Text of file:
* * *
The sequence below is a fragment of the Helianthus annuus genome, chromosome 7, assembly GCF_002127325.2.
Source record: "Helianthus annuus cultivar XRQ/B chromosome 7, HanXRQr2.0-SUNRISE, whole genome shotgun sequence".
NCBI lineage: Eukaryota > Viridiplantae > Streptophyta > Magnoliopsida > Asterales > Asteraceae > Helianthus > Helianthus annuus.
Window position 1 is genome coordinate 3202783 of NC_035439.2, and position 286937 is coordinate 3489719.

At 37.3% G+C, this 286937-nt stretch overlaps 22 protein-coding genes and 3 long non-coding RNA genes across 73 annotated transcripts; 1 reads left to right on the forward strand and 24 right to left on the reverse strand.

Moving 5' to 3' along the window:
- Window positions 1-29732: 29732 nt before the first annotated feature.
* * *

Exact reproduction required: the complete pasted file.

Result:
The sequence below is a fragment of the Helianthus annuus genome, chromosome 7, assembly GCF_002127325.2.
Source record: "Helianthus annuus cultivar XRQ/B chromosome 7, HanXRQr2.0-SUNRISE, whole genome shotgun sequence".
NCBI lineage: Eukaryota > Viridiplantae > Streptophyta > Magnoliopsida > Asterales > Asteraceae > Helianthus > Helianthus annuus.
Window position 1 is genome coordinate 3202783 of NC_035439.2, and position 286937 is coordinate 3489719.

At 37.3% G+C, this 286937-nt stretch overlaps 22 protein-coding genes and 3 long non-coding RNA genes across 73 annotated transcripts; 1 reads left to right on the forward strand and 24 right to left on the reverse strand.

Moving 5' to 3' along the window:
- Window positions 1-29732: 29732 nt before the first annotated feature.